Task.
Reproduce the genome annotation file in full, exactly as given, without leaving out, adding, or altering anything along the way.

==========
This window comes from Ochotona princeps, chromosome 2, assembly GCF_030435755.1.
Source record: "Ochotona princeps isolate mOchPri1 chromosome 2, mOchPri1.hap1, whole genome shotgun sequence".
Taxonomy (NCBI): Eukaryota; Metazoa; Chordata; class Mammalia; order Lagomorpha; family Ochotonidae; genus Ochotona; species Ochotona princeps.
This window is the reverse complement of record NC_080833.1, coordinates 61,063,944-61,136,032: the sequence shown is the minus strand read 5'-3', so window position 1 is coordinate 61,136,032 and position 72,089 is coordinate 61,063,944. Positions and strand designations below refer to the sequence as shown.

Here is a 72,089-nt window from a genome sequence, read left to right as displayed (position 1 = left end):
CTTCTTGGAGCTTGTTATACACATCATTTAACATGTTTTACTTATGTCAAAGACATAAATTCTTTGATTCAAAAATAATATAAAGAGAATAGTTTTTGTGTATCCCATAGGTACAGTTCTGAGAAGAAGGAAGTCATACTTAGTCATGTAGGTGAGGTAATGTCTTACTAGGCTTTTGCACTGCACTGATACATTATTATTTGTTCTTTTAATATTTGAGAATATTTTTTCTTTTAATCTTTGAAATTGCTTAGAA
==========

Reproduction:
This window comes from Ochotona princeps, chromosome 2, assembly GCF_030435755.1.
Source record: "Ochotona princeps isolate mOchPri1 chromosome 2, mOchPri1.hap1, whole genome shotgun sequence".
Taxonomy (NCBI): Eukaryota; Metazoa; Chordata; class Mammalia; order Lagomorpha; family Ochotonidae; genus Ochotona; species Ochotona princeps.
This window is the reverse complement of record NC_080833.1, coordinates 61,063,944-61,136,032: the sequence shown is the minus strand read 5'-3', so window position 1 is coordinate 61,136,032 and position 72,089 is coordinate 61,063,944. Positions and strand designations below refer to the sequence as shown.

Here is a 72,089-nt window from a genome sequence, read left to right as displayed (position 1 = left end):
CTTCTTGGAGCTTGTTATACACATCATTTAACATGTTTTACTTATGTCAAAGACATAAATTCTTTGATTCAAAAATAATATAAAGAGAATAGTTTTTGTGTATCCCATAGGTACAGTTCTGAGAAGAAGGAAGTCATACTTAGTCATGTAGGTGAGGTAATGTCTTACTAGGCTTTTGCACTGCACTGATACATTATTATTTGTTCTTTTAATATTTGAGAATATTTTTTCTTTTAATCTTTGAAATTGCTTAGAA